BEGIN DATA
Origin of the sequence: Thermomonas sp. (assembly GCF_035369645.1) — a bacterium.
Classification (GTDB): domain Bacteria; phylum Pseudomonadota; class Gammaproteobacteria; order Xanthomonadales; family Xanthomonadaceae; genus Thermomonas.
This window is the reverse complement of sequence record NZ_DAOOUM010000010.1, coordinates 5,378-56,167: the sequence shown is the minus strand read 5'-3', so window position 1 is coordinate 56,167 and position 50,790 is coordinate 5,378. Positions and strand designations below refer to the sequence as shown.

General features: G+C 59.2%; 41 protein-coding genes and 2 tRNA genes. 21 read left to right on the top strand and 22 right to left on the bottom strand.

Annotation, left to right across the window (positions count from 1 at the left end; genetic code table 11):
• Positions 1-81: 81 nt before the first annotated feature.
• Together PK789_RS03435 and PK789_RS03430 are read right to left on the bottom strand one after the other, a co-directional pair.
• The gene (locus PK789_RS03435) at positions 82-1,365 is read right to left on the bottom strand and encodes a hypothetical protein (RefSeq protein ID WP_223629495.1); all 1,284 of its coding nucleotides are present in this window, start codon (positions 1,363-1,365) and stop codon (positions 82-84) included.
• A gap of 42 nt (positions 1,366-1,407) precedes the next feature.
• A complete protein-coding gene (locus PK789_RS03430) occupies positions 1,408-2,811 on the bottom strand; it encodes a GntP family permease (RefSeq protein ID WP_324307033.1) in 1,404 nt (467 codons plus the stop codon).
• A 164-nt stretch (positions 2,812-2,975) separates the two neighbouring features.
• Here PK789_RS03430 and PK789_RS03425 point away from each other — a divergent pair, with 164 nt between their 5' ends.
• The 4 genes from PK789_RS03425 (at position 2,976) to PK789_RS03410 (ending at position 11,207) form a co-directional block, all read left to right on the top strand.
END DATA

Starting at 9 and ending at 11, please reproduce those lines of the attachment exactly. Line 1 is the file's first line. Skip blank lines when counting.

• A gap of 42 nt (positions 1,366-1,407) precedes the next feature.
• A complete protein-coding gene (locus PK789_RS03430) occupies positions 1,408-2,811 on the bottom strand; it encodes a GntP family permease (RefSeq protein ID WP_324307033.1) in 1,404 nt (467 codons plus the stop codon).
• A 164-nt stretch (positions 2,812-2,975) separates the two neighbouring features.